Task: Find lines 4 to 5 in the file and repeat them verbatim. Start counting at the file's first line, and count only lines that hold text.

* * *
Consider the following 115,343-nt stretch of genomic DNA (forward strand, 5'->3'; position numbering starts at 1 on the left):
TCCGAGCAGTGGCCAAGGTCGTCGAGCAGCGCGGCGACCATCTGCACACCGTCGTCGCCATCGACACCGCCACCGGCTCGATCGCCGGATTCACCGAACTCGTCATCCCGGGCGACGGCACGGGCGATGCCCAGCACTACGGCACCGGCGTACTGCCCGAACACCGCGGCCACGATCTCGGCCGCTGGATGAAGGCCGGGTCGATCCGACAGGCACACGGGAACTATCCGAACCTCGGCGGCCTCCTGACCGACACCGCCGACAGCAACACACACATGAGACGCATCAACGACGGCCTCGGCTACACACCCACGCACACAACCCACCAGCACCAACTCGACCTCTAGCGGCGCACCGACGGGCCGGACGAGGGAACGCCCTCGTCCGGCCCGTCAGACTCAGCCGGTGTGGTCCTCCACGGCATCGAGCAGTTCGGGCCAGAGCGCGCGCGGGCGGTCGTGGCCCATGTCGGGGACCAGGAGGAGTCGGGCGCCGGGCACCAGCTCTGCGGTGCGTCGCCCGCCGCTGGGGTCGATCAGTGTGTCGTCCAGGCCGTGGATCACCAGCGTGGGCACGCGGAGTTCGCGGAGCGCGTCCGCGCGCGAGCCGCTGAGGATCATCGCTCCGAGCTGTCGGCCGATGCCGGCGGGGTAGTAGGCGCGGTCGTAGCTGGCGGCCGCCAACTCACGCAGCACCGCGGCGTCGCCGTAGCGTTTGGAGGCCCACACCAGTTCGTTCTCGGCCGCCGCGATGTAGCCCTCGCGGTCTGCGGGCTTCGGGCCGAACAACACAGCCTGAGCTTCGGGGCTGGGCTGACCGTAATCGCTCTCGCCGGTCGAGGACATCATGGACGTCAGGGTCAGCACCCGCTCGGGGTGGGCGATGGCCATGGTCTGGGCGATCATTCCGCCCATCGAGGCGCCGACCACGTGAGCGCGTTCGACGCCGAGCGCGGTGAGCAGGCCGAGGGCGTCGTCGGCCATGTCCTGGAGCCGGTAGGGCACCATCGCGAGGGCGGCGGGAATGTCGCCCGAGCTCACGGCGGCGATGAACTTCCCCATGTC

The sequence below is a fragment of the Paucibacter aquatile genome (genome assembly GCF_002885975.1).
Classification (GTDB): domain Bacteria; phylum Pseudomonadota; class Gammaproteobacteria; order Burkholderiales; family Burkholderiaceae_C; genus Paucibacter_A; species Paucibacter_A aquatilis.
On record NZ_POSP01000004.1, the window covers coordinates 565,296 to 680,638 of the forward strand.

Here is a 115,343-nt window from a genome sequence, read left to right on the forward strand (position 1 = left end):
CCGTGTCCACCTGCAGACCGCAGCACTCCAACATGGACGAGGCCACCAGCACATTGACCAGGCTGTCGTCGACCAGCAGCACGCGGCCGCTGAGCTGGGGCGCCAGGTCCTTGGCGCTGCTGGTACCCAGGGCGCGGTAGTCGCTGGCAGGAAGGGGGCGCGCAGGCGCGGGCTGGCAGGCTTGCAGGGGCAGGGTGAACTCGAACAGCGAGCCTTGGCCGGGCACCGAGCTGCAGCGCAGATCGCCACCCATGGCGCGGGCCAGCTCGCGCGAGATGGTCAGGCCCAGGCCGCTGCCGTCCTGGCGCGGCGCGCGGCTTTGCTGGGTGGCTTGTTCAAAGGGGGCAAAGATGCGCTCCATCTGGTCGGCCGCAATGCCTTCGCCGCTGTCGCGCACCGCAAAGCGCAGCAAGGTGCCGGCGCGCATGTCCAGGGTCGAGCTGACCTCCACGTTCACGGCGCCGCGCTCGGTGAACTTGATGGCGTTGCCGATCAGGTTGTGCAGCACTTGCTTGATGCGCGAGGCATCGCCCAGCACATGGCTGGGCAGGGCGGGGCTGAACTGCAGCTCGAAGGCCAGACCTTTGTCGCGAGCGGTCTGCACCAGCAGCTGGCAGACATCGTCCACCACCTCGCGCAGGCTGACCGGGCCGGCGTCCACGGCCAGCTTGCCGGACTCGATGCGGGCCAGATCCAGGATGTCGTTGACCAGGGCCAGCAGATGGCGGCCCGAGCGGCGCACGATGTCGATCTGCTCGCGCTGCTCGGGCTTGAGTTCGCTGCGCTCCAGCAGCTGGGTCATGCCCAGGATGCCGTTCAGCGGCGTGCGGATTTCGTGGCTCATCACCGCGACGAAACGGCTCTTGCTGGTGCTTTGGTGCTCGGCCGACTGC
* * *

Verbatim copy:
Classification (GTDB): domain Bacteria; phylum Pseudomonadota; class Gammaproteobacteria; order Burkholderiales; family Burkholderiaceae_C; genus Paucibacter_A; species Paucibacter_A aquatilis.
On record NZ_POSP01000004.1, the window covers coordinates 565,296 to 680,638 of the forward strand.